Review: David Gilmour at The Royal Albert Hall

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Seeing the same concert four times in the span of a year, you’d think it would get slightly exasperating. Not if you’re witnessing a legend like David Gilmour. I’ve been lucky enough to see the beginning of the main tour, seeing Gilmour at a ‘preview’ show in Brighton last September. Since then, I’ve been to three of his shows at The Royal Albert Hall; one last September, another in April for the Teenage Cancer Trust and the immense show on Sunday (25 September).

I’ve never seen the same act more than two times; so being able to see Gilmour four times in such a short timeframe has been an eye-opening (and amazing) experience. From the change of setlists, variations of band line-up, increasingly effective setups – especially in terms of seeing an extremely new tour due to the 2015 release of Gilmour’s fourth studio album, Rattle That Lock.

This time around, Gilmour gifted the fans that have – in some cases – been following him around the world for this tour. The first being new songs; Dark Side of the Moon’s ‘Great Gig in the Sky’, Meddle‘s ‘One of These Days’ (replacing ‘Astronomy Domine’), Dark Side’s ‘Us and Them’ (instead of ‘The Girl in the Yellow Dress’), The Divison Bell’s ‘Coming Back to Life’ (which was played at the Teenage Cancer Trust show) and extended and axe-battling solo’s between Gilmour and Chester Kamen.

Not only did the new tour members – including new keyboardists Chuck Leavell and Greg Phillinganes – add various layers of monumental talent, they also gave their own spin on Pink Floyd’s and Gilmour’s own tracks. especially the backing vocal stylings of Bryan Chambers, Lucita Jules and Lousie Clare Marshall. Especially on ‘The Great Gig in the Sky’, a track usually sung by one singer but in this instance sung in a magnificently mindblowing harmony.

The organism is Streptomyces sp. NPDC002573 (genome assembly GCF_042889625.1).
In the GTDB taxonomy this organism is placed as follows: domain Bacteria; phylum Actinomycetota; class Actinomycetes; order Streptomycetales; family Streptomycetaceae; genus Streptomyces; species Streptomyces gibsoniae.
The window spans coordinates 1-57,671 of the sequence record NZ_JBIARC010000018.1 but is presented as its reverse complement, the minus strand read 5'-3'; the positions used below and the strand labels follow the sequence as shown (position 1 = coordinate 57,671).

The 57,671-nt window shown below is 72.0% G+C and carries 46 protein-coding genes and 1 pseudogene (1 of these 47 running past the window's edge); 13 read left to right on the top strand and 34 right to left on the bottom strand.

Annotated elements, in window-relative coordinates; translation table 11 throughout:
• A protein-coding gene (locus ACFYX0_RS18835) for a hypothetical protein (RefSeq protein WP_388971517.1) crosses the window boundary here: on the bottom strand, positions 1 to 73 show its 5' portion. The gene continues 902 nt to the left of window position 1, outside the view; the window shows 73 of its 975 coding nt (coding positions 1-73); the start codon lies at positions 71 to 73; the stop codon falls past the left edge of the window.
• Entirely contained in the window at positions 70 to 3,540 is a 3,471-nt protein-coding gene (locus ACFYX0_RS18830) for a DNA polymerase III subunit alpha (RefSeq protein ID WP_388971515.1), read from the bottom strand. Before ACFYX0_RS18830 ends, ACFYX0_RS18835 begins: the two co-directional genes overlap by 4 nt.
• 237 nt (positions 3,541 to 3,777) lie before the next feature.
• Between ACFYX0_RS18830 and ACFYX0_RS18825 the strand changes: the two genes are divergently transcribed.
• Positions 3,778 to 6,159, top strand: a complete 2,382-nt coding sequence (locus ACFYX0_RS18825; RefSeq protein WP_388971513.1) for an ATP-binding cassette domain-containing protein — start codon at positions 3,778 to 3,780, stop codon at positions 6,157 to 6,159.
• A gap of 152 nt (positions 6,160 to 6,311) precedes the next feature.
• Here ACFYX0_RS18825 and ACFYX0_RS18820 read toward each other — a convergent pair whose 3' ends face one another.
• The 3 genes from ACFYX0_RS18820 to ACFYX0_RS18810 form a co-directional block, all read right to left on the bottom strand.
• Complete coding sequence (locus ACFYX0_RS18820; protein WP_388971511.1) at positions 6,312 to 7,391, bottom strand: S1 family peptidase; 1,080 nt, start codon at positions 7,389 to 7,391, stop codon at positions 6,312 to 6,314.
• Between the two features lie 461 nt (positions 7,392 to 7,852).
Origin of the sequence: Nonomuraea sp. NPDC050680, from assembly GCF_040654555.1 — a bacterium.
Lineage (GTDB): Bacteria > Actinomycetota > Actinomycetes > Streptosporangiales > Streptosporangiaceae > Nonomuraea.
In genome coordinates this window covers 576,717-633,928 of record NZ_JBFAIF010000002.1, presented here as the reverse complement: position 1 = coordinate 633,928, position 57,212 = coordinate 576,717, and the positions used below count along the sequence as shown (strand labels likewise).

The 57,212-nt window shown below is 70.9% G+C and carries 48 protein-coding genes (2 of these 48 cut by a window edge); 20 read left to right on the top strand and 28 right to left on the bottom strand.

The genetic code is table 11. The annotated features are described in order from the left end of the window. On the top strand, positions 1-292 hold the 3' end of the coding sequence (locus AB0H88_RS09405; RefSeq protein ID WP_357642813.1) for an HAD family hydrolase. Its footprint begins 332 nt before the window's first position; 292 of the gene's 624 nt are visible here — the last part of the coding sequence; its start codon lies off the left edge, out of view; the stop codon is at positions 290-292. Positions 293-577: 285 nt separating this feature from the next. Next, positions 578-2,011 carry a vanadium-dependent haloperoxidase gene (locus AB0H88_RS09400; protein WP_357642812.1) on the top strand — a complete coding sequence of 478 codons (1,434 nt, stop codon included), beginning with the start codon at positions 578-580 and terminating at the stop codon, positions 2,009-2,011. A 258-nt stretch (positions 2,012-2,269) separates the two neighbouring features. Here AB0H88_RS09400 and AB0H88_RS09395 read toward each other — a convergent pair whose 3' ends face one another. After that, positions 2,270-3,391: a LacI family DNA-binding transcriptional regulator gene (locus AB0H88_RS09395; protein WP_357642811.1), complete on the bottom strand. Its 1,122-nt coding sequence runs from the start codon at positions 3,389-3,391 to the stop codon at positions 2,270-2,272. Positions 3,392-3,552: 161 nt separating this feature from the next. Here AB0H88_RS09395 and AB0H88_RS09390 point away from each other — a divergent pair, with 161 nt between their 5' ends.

And the laser and light show. A Gilmour (and Floyd) gig is nothing without the lasers and strobes, when you attend one of these gigs you expect to be blinded for hours after. And last night didn’t disappoint; if anything, it’s the best lighting and laser set up from all the shows I’ve seen on this tour. Each show has improved slightly – as it would do – but it was especially predominately improved last night. This was especially prevalent in the staple tune ‘Run Like Hell’, with the band donning their sunglasses to melt the audience’s faces off with both the sheer sound of their instruments and the strobe lighting. And the iconic opening to ‘Sorrow’; not only did Gilmour kill his guitar playing, but the seminal video screen got an update with a psychedelic effect added on top of the close-up of Gilmour’s guitar playing.

It’s been a hell of a ride being able to see Gilmour play through his 2015-16 tour, it is whenever you get to witness one of your heroes; let alone four times. Who knows when Gilmour will play again – but I’ll sure as hell be there again if he does.

And not to brag, but, the Brighton show was amazing since I got to be in the music video for ‘Today’ (at the 03:26-03:28 mark). Life goal achieved.

 

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A film student stuck in a 90s timewarp of FBI agents, UFOs, conspiracy theories, alternative rock and grunge.

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